Now we know what ingredients we need to create the most perfect Japandi space, let’s take a look at the different concepts for your bathroom, cloakroom or en-suite.

Dark Japandi Bathroom

In this Japandi inspired bathroom, they have used their space expertly. Using dark textured walls and floor to create a natural stone like base. Pair your dark walls with a touch of rusticity to achieve a stark contrast, with a parting panel wall. This will nicely spilt the room whilst maintaining a beautiful open space.

Photo credit: @archilovers
Milano Ballam Wall Hung Toilet

Milano Stamford Washstand and basin

Milano Clarus - Mono Basin Tap

Milano Elizabeth Bathroom Mirror

Opting for clean lines and minimal accessories is two of the many components that makes this a beautiful Japandi space. When it comes to creating a dark Japandi style, including dark wood /oak vanity units is a great way to introduce a variety of textures.

Light and Minimal Japandi Bathroom

Light and minimal allows you to layer textures whilst keeping the room super simple and airy. Use crisp white walls to keep things looking clean, just as a Danish designer would. Add interest to your space with natural textures, and floating furniture. Remember less is ALWAYS more.

Photo credit: @Grohe
Milano Lurus - Floating Shelf and Countertop Basin

Milano Mirage - Wall Mounted Round Basin Mixer Tap

The key here is to avoid over cluttering with too many accessories, keep everything as minimal as possible. 

Your space should be as light as possible, try your best to keep as much natural light as possible. If this isn’t a do-able, opt for sleek lighting. Something that will keep your bathroom looking simple and soft, if you really want to emphasis the Japanese aesthetic, opt for symmetrical lights on either side of your mirror.

Monochrome Japandi Bathroom Suite

Not a fan of colour, no matter how subtle? Don’t worry, you can always go for a monochrome Japandi space. One of the staple features of Japandi design is contrast; therefore, choosing this yin and yang colour scheme will maintain the perfect balance.

Photo credit: @dotandpop
Milano Nero Thermostatic round shower

Milano Oxley - wall hung vanity unit

Milano Nero - Wall Mounted Tap

If you’re lacking colour, remember plants are your friend and should be used in large quantities to add biophilic touches.

Remember, texture is everything! – mix marble with fluted tiles, matt walls with textured floors. Go the extra monochrome mile with black brassware instead of chrome.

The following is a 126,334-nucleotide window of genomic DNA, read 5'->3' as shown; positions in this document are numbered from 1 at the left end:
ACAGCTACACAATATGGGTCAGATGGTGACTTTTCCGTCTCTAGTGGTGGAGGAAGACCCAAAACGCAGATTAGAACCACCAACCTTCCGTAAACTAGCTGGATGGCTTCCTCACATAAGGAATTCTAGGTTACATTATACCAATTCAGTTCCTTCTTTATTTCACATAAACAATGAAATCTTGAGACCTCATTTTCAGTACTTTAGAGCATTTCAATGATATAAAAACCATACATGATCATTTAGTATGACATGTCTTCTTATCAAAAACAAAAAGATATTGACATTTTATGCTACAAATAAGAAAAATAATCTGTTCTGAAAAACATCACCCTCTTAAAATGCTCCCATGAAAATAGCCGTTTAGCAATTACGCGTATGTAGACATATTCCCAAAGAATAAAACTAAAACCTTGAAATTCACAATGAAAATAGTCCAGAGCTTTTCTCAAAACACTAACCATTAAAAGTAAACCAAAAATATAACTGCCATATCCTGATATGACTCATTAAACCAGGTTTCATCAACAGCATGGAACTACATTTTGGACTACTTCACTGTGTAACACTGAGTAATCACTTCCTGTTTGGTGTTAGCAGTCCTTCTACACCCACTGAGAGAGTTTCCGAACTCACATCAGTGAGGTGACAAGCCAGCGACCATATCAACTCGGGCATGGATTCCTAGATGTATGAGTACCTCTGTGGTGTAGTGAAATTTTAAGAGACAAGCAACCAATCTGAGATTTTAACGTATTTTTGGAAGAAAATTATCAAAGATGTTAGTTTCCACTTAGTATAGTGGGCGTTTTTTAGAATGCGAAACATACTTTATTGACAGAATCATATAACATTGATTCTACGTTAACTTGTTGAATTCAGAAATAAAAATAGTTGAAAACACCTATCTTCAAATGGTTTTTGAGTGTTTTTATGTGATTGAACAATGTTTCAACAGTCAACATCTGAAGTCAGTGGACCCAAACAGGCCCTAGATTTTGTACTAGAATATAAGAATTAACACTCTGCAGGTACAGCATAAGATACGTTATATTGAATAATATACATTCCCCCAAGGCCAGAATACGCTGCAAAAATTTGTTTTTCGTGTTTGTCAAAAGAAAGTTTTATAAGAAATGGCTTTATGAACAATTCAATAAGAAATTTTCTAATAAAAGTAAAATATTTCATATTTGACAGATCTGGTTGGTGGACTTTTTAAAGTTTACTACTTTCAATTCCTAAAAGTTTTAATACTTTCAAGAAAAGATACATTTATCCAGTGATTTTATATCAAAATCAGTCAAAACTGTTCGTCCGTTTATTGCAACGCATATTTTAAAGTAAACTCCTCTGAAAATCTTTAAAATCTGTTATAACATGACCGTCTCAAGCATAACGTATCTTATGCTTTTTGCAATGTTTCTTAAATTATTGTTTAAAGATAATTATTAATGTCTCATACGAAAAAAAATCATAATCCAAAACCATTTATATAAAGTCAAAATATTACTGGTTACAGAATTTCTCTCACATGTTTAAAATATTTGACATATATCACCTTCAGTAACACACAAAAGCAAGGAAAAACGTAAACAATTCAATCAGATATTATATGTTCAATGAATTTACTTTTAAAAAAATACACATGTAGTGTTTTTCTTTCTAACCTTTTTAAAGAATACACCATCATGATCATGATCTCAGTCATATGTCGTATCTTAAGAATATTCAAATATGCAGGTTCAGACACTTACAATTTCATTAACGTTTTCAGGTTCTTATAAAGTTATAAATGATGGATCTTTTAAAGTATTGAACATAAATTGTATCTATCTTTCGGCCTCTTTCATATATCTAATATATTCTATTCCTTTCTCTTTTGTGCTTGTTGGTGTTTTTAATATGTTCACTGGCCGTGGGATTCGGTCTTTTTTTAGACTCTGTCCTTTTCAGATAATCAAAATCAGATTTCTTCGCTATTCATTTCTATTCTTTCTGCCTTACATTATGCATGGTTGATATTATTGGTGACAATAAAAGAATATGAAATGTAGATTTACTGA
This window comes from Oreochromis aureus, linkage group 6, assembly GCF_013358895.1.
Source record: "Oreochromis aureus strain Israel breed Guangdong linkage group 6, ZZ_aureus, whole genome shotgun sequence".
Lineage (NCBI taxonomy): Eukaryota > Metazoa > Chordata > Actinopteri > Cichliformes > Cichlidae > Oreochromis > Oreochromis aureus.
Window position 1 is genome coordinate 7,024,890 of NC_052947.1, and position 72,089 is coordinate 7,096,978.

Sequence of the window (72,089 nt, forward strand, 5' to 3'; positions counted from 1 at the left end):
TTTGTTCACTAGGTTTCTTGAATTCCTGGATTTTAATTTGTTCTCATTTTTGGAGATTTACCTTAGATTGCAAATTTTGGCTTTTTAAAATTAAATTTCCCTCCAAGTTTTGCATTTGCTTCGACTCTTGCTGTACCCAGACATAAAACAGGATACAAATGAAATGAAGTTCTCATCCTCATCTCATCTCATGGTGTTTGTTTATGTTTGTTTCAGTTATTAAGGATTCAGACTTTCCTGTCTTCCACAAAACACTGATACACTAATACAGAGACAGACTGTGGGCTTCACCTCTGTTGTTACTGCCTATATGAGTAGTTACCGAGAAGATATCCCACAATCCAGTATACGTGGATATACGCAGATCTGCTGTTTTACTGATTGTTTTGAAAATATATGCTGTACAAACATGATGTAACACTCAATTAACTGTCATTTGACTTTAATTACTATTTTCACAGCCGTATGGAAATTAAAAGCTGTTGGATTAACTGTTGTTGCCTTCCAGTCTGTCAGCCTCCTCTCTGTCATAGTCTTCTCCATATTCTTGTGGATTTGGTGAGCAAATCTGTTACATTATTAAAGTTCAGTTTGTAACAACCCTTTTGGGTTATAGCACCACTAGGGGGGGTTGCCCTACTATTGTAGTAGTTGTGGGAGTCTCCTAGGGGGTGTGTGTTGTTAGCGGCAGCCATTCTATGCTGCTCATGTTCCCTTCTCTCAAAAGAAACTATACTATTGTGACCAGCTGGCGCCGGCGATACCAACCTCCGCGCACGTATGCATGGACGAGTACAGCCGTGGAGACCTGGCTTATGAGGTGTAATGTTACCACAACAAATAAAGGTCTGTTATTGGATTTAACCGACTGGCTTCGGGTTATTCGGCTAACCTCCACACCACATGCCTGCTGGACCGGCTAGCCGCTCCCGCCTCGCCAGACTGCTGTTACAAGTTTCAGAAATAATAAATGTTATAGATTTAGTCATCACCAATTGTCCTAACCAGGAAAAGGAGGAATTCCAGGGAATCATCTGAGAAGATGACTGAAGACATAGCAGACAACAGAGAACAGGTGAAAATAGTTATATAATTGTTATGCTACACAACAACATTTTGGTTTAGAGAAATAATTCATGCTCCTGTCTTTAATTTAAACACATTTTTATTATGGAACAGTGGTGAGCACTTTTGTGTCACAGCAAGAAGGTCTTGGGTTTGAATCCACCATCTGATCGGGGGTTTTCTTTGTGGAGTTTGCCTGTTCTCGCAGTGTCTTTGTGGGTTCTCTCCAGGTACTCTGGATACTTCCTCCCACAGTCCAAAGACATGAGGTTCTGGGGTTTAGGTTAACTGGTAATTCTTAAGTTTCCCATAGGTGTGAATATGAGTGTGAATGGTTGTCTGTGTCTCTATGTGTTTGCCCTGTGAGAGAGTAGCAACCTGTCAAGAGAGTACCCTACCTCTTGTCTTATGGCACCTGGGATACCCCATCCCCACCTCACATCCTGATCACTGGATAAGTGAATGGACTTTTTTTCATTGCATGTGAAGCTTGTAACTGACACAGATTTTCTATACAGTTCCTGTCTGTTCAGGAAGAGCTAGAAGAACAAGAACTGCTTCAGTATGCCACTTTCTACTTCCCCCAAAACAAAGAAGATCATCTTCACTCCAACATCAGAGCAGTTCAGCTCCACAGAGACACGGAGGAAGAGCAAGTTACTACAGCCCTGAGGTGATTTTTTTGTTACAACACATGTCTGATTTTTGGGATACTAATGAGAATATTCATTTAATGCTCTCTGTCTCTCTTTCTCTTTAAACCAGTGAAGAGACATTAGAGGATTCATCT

Bright and Open Japandi En-suite

Keep things calm and open with a neutral colours, for a calming tranquil space. Windows are a brilliant way to allow natural light to flow – so the bigger the better!

When it comes to your bathroom layout think minimal and open. This particularly applies to the shower. Try to avoid enclosures and welcome walk-in showers or any frameless structure. This will create the illusion of more space and avoid the feeling of being ‘caged in’.

Photo credit: @houselovelife

Milano Nero - black thermostatic shower with recessed shower head

Milano Nero - Wet Room Screen

Bright and open Japandi spaces are all about exposure. Exposing as much light as you can whether that’s natural light or artificial is a great way to boost mood and set the scene for a calm atmosphere.

Again, use rustic elements to add warmth and a natural touch. Paneling and wooden shelves work well for the basin area and don’t forget about keeping your furniture soft and round, for true Japanese style. We recommend a countertop basin to finish off the look.

Colourful Japandi Bathroom

One for the colour lovers – if you need that pop of vibrance, feel free to introduce soft soothing pastels. To achieve Japanese minimalism, keep furniture minimal, accents black and add your colour through paint, fluted tiles or on your minimal accessories.

If that isn’t enough, introduce colour through your ceramics. Soft pinks, blues and greens look fabulous in countertops basins or vanity units.

Photo credit: @archdaily
Milano Overton - Freestanding Bath

Milano Indus - Heated Towel Ladder Rail

Industrial Japandi

Use a round freestanding bathtub as your focal point, pair with contrasting black taps in a beautiful matt black for an extra luxury touch.

Photo credit: @nothernstyling
Milano Irwell Freestanding Bath Tub

Milano Nero - Freestanding Bath Tap

Incorporate the industrial vibes through raw and unkept walls. Limewash paint is a great way to achieve an imperfect look, ideal for an industrial feel.

Accompanied by pendant lighting and a floor standing ladder heated towel rail, that lets out warmth and enriches the style of your bathroom.

And that’s a wrap, we hope you enjoyed this Japanese and Scandinavian style guide and we have given you enough Japandi bathroom ideas and inspiration to turn you into an Japandi interior expert.

The post Japandi Bathroom Ideas and Inspiration written by Rikki Fothergill appeared first on Big Bathroom Shop.